Education Issues

8.7 The main concern from an education point of view relates to the District Council's indication above that it is considering the potential to fund infrastructure through the implementation of a CIL. From an education point of view DCCs officers would wish to ensure that the CIL pot was adequate to fund the necessary developments in schools necessitated by the Plan's proposed housing growth and did not result in funding that was less than that which is achieved through Section 106 contributions. Should the County Council not wish to include certain items of infrastructure on the Regulation 123 list, DCC officers would wish to ensure that the level at which the CIL is charged would not preclude the development from also making contributions through S106 to these items.

8.8 As noted above, the LPCD has proposed the allocation of over 40 strategic and other housing allocation sites to meet the District's housing requirement of 6,600 dwellings over the Plan period. NEDDC's Officers are requested to continue to liaise with DCC's Children's Services Officers to consider the primary and secondary school place requirements generated by these proposed housing developments in the LPCD.

9 Landscape Comments

9.1 The LPCD's approach to landscape and landscape character is broadly welcomed and supported. It is particularly welcomed that many of the Plan's proposed housing allocations appear to accord with the landscape and visual impact recommendations DCC's Officers made as part of the Strategic Housing Land Availability Assessment (SHLAA) process.

9.2 Policy SS8 identifies the former Coalite site as a Strategic Priority Area. The proposed collaborative working between NEDDC and BDC to address the comprehensive restoration of the former Coalite site is fully supported but DCC's Officers still have concerns about the potential scale of development as currently proposed with respect to its potential impact on landscape character and the setting/sense of arrival at Bolsover Castle (see comments above).

9.3 Policy SS11: Local Settlement Gaps and Policy SS13: Development in Small Villages and Hamlets, are both supported where they will assist in protecting landscape character in those areas defined by nucleated settlement patterns such as the Derbyshire coalfield, and also those areas with a more dispersed settlement pattern with small villages and hamlets, typical of the Peak Fringe. Overall this approach will assist in preventing urban sprawl and alongside other policies in the Plan, it should help to restrict development within the countryside.

10 Minerals Comments

10.1 It is welcomed that paragraphs 8.89 - 8.93 appropriately make reference to the fact that mineral resources are essential to support economic growth and are a finite resource; that there is an important need to ensure that minerals of national and local importance are not needlessly sterilised by non-minerals development; and that prior extraction of minerals is considered, if it is necessary for non-minerals development to take place.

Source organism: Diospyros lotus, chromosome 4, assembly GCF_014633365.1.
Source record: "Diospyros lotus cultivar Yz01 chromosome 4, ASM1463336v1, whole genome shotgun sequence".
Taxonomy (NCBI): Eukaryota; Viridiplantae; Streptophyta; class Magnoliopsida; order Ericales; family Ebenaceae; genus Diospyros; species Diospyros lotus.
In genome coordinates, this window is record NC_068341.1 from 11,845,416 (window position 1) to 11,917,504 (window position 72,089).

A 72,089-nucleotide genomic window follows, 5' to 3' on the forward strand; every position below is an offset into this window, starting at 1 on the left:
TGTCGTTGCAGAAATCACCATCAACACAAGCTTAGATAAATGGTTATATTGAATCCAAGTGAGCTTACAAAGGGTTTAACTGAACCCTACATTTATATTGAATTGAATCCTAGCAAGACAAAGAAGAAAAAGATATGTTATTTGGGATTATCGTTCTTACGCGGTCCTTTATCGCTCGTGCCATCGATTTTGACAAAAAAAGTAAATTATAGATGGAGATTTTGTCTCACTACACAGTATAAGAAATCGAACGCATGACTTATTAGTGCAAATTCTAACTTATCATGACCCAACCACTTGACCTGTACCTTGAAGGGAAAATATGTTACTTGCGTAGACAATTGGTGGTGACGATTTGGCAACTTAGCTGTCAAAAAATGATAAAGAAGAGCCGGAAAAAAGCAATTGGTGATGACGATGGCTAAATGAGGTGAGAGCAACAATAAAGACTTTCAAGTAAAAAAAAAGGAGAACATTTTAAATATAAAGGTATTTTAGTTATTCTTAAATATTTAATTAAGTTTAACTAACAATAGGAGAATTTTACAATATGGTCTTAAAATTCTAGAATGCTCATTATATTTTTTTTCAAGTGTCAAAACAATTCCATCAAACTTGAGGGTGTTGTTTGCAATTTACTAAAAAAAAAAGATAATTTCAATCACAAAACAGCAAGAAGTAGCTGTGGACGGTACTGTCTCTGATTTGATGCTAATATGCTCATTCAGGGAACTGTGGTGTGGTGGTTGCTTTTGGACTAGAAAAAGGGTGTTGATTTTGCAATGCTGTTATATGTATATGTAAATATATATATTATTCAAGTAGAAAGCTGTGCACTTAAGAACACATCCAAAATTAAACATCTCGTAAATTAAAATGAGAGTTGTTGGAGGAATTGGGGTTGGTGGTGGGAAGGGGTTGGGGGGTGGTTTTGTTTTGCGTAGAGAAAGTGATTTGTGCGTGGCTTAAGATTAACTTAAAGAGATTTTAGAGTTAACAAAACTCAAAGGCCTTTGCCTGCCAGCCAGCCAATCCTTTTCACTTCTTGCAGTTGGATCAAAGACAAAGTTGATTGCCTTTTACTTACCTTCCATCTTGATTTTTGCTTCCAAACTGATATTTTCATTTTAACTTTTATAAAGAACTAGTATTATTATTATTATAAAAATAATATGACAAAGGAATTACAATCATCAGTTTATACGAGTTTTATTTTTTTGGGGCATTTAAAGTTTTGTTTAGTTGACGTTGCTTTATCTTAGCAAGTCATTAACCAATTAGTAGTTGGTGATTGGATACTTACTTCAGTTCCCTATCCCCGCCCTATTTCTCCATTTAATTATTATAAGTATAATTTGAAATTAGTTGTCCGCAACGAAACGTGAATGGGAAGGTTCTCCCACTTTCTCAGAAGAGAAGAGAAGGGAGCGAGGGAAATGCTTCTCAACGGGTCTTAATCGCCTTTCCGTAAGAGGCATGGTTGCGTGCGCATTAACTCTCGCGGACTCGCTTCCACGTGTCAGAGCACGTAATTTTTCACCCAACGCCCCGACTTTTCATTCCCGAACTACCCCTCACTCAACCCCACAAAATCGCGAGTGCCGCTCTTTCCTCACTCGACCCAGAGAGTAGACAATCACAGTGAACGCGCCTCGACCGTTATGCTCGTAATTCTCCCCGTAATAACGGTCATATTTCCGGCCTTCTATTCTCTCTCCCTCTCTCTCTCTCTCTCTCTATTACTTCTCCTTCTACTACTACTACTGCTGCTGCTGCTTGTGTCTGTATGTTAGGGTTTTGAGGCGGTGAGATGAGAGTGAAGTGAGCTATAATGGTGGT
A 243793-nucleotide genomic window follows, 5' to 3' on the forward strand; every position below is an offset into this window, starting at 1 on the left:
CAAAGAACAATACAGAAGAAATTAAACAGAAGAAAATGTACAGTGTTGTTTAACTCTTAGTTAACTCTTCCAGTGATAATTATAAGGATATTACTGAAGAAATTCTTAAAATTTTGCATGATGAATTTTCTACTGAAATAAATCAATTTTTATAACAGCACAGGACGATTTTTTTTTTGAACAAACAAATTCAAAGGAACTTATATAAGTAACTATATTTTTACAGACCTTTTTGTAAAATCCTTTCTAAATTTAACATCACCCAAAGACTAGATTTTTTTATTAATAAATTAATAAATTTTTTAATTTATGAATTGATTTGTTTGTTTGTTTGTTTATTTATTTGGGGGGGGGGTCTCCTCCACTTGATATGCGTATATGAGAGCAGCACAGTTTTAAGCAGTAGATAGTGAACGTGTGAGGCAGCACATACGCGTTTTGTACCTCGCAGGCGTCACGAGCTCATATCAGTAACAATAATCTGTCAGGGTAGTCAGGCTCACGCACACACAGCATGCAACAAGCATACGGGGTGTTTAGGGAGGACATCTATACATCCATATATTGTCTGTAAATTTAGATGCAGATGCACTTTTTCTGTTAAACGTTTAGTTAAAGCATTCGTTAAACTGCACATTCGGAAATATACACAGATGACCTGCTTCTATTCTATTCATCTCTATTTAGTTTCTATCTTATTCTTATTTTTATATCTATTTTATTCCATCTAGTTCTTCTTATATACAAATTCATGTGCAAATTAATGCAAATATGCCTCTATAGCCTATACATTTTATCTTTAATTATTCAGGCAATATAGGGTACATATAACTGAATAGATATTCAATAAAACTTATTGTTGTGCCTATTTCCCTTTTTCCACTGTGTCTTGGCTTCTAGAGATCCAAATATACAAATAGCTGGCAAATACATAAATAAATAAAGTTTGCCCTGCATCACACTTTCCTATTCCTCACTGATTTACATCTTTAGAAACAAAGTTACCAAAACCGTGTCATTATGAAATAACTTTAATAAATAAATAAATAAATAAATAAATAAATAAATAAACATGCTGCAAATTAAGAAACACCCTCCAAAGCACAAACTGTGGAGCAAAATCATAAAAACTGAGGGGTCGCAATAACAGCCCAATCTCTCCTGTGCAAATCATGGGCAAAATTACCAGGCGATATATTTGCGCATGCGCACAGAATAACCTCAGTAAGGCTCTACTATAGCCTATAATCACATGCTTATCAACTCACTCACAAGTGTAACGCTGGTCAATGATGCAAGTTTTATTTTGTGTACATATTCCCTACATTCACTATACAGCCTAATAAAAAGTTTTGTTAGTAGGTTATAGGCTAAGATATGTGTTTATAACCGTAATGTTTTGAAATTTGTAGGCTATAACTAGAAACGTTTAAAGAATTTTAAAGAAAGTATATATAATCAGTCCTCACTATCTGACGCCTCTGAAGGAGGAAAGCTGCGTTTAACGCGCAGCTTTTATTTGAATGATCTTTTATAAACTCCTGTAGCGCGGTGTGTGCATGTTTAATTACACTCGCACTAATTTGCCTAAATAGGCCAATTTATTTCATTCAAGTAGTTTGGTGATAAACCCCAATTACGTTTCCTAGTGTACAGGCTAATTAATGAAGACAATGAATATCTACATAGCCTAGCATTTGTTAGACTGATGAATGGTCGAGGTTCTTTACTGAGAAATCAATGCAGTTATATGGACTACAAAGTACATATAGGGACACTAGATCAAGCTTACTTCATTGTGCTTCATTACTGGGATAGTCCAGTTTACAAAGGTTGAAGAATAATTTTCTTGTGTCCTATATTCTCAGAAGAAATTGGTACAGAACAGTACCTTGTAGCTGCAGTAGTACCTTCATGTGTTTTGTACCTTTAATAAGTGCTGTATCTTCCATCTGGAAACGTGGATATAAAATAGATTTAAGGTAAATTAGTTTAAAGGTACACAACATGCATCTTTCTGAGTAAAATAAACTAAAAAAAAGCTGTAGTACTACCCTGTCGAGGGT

10.2 It is particularly welcomed that reference is made to the emerging Derbyshire and Derby Minerals Local Plan (DDMLP), which is being progressed by DCC and Derby City Council which will review Mineral Safeguarding Areas (MSA) and Mineral Consultation Areas (MCA) to prevent the unnecessary sterilisation of the minerals resource across the County, which is likely to include minerals resources in North East Derbyshire District. In this context, paragraph 8.92 is fully supported which indicates that within MSAs and MCAs defined in the emerging DDMLP, the presence of the mineral resource will be considered by the District Council as part of the determination of planning applications and once confirmed in the DDMLP, MSAs and MCAs will be illustrated on the North East Derbyshire Local Plan's Policies Map.

Support

Consultation Draft (February 2017)

Representation ID: 6262

Received: 04/04/2017

Respondent: Mrs Jane Hardwick

Representation Summary:

Support for the importance of local settlement gaps 4.70 - 4.75

Full text:

NEDDC Local Plane (2011-2033) Consultation Draft

I am writing to SUPPORT the Draft Plan

I support the re-categorisation of Ashover and Kelstage as level 3 settlements and Alton, Fallgate and Littlemoor as level 4 settlements which realistically reflect these communities. I support that there is "no specific housing requirements" for level 3 & 4 settlements

I support the removal of housing growth targets for the rural west of the District

I support the importance of local settlement gaps 4.70 - 4.75

My concerns are:

4.80 I am concerned that the revised settlements boundaries will be published alongside the Publication Version of the Local Plan without public consultation.

Policy SDC2 - I am concerned that there isn't enough protection for Trees, Woodland and Hedgerows. It is too easy for developers and landowners to destroy all of these without punishment. and I feel this policy should be stronger.

Overall I SUPPORT the Draft Plan and would urge the Council to progress the Plan with speed.

Object

Consultation Draft (February 2017)

Representation ID: 6566

Received: 07/04/2017

Respondent: Plexus Consultants Ltd

Agent: Emery Planning

Representation Summary:

We object to the proposed designation of land to the south-west of Grassmoor as a Strategic Gap. We disagree with the findings of the Local Settlement Gap Study (LSGS) in relation to Grassmoor. We consider that the threat of actual merger between the two settlements is non-existent. We agree with the authors of the LSGS in this regard. We also consider that the potential for visual merger has been hugely overstated in the LSGS. There are very limited public vantage points.
Grassmoor.

Full text:

See attachment

Comment

Consultation Draft (February 2017)

Representation ID: 6764

Received: 10/05/2017

Respondent: Clay Cross Parish Council

Representation Summary:

The settlement gap which extends into the single field adjacent to Kenning Park. Should it be taken back to the line of CX Footpath 1?

The Parish Council needs to re-enforce and agree to any realignment of the settlement gap and this must be a main priority.

There is a need to add and re-enforce the buffer zone in the southern boundary.

Full text:

See Attached.